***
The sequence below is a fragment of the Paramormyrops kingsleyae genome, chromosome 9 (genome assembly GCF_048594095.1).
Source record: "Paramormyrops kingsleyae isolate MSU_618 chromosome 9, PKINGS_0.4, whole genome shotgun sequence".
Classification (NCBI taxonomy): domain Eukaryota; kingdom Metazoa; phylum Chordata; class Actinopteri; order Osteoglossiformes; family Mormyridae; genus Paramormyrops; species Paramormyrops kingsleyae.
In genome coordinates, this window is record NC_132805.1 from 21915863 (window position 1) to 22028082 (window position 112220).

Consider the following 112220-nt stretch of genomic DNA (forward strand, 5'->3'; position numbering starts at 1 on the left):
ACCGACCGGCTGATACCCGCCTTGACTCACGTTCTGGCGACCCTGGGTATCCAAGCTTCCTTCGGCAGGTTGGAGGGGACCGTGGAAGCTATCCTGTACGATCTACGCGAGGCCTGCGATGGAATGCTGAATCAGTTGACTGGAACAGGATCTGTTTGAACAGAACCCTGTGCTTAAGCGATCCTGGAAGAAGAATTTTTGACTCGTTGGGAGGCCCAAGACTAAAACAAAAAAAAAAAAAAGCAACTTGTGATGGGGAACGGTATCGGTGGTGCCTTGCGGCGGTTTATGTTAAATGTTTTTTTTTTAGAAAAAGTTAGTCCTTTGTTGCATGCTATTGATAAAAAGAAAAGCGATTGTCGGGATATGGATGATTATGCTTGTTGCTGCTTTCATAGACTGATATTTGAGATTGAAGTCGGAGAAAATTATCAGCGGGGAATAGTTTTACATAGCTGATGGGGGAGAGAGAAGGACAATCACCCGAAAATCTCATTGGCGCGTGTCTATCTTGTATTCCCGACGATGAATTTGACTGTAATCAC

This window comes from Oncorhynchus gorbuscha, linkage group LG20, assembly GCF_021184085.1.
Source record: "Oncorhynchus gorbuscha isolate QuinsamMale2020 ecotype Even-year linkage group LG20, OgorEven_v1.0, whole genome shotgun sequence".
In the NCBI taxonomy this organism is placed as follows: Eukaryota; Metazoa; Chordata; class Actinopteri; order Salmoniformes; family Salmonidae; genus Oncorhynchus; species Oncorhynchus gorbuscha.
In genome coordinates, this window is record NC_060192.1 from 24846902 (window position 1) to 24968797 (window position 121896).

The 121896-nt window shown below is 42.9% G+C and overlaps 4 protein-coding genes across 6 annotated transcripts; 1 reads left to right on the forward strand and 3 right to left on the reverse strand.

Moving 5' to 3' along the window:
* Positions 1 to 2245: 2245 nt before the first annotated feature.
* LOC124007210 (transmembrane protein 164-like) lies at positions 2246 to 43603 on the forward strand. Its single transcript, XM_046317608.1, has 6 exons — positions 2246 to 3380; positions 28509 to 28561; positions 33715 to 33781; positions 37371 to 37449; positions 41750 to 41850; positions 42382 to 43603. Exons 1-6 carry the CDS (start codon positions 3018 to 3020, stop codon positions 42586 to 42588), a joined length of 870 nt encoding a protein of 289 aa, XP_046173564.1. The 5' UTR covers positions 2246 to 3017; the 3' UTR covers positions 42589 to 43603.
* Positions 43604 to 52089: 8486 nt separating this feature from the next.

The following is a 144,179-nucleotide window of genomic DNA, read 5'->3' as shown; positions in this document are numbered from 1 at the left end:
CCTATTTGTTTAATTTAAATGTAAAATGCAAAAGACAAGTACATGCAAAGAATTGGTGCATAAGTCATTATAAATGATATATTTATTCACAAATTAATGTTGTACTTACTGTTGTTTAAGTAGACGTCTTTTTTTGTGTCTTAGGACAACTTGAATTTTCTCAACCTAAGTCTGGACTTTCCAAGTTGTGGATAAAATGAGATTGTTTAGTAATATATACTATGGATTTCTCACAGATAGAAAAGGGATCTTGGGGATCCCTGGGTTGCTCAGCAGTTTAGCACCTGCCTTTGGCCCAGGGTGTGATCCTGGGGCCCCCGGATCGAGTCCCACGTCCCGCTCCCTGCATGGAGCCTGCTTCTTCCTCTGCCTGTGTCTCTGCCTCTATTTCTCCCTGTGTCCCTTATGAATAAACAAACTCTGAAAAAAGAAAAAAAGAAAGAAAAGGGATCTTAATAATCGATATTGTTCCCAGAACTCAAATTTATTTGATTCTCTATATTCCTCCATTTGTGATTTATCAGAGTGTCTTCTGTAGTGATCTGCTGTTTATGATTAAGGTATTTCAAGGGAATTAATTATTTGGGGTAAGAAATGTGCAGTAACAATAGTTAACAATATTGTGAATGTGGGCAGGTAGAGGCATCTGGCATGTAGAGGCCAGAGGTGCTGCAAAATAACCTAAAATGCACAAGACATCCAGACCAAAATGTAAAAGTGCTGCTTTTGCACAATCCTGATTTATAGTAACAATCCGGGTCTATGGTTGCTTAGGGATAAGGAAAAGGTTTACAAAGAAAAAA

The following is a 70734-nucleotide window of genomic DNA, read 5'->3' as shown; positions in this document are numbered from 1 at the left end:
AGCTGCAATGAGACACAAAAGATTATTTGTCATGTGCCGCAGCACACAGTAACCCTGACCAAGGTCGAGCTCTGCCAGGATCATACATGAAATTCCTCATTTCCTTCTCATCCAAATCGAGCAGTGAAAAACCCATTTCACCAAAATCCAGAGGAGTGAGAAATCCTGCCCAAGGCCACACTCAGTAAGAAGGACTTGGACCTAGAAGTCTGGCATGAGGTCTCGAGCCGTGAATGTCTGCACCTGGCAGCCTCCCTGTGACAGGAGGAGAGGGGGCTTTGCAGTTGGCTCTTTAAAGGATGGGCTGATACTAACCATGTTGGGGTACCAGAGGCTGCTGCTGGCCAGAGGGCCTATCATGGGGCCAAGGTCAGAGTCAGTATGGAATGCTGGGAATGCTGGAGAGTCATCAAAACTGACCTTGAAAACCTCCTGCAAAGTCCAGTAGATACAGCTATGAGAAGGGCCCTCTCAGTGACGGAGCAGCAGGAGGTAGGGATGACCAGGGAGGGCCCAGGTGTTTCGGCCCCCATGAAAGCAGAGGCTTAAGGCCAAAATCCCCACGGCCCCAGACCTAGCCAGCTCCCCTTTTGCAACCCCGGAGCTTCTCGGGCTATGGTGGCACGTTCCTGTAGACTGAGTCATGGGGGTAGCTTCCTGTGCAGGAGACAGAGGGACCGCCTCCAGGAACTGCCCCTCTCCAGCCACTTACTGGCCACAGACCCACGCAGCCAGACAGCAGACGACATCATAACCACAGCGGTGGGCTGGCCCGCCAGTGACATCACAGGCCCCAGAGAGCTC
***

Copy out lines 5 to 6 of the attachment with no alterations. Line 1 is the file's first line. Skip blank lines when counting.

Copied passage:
Consider the following 112220-nt stretch of genomic DNA (forward strand, 5'->3'; position numbering starts at 1 on the left):
ACCGACCGGCTGATACCCGCCTTGACTCACGTTCTGGCGACCCTGGGTATCCAAGCTTCCTTCGGCAGGTTGGAGGGGACCGTGGAAGCTATCCTGTACGATCTACGCGAGGCCTGCGATGGAATGCTGAATCAGTTGACTGGAACAGGATCTGTTTGAACAGAACCCTGTGCTTAAGCGATCCTGGAAGAAGAATTTTTGACTCGTTGGGAGGCCCAAGACTAAAACAAAAAAAAAAAAAAGCAACTTGTGATGGGGAACGGTATCGGTGGTGCCTTGCGGCGGTTTATGTTAAATGTTTTTTTTTTAGAAAAAGTTAGTCCTTTGTTGCATGCTATTGATAAAAAGAAAAGCGATTGTCGGGATATGGATGATTATGCTTGTTGCTGCTTTCATAGACTGATATTTGAGATTGAAGTCGGAGAAAATTATCAGCGGGGAATAGTTTTACATAGCTGATGGGGGAGAGAGAAGGACAATCACCCGAAAATCTCATTGGCGCGTGTCTATCTTGTATTCCCGACGATGAATTTGACTGTAATCAC